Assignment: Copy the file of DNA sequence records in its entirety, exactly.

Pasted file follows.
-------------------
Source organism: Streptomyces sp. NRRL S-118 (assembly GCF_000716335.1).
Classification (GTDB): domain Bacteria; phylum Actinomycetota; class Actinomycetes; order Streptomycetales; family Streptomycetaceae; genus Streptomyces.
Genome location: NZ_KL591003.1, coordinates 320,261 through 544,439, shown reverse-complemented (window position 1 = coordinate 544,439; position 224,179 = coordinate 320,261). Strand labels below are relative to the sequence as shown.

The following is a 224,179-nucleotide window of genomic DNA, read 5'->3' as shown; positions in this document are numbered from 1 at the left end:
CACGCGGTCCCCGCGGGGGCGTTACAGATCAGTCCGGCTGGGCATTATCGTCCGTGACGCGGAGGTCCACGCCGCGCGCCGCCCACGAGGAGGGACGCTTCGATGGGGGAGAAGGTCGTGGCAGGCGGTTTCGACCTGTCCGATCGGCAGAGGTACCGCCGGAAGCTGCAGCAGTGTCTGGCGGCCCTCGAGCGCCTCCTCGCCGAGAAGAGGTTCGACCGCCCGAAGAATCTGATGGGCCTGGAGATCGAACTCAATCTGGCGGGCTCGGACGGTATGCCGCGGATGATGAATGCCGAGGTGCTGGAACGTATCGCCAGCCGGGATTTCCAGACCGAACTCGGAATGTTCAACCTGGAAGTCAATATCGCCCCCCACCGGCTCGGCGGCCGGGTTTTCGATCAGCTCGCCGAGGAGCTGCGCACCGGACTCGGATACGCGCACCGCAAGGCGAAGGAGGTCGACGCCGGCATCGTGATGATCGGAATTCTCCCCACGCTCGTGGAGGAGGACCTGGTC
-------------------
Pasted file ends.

Source organism: Streptomyces sp. NRRL S-118 (assembly GCF_000716335.1).
Classification (GTDB): domain Bacteria; phylum Actinomycetota; class Actinomycetes; order Streptomycetales; family Streptomycetaceae; genus Streptomyces.
Genome location: NZ_KL591003.1, coordinates 320,261 through 544,439, shown reverse-complemented (window position 1 = coordinate 544,439; position 224,179 = coordinate 320,261). Strand labels below are relative to the sequence as shown.

The following is a 224,179-nucleotide window of genomic DNA, read 5'->3' as shown; positions in this document are numbered from 1 at the left end:
CACGCGGTCCCCGCGGGGGCGTTACAGATCAGTCCGGCTGGGCATTATCGTCCGTGACGCGGAGGTCCACGCCGCGCGCCGCCCACGAGGAGGGACGCTTCGATGGGGGAGAAGGTCGTGGCAGGCGGTTTCGACCTGTCCGATCGGCAGAGGTACCGCCGGAAGCTGCAGCAGTGTCTGGCGGCCCTCGAGCGCCTCCTCGCCGAGAAGAGGTTCGACCGCCCGAAGAATCTGATGGGCCTGGAGATCGAACTCAATCTGGCGGGCTCGGACGGTATGCCGCGGATGATGAATGCCGAGGTGCTGGAACGTATCGCCAGCCGGGATTTCCAGACCGAACTCGGAATGTTCAACCTGGAAGTCAATATCGCCCCCCACCGGCTCGGCGGCCGGGTTTTCGATCAGCTCGCCGAGGAGCTGCGCACCGGACTCGGATACGCGCACCGCAAGGCGAAGGAGGTCGACGCCGGCATCGTGATGATCGGAATTCTCCCCACGCTCGTGGAGGAGGACCTGGTC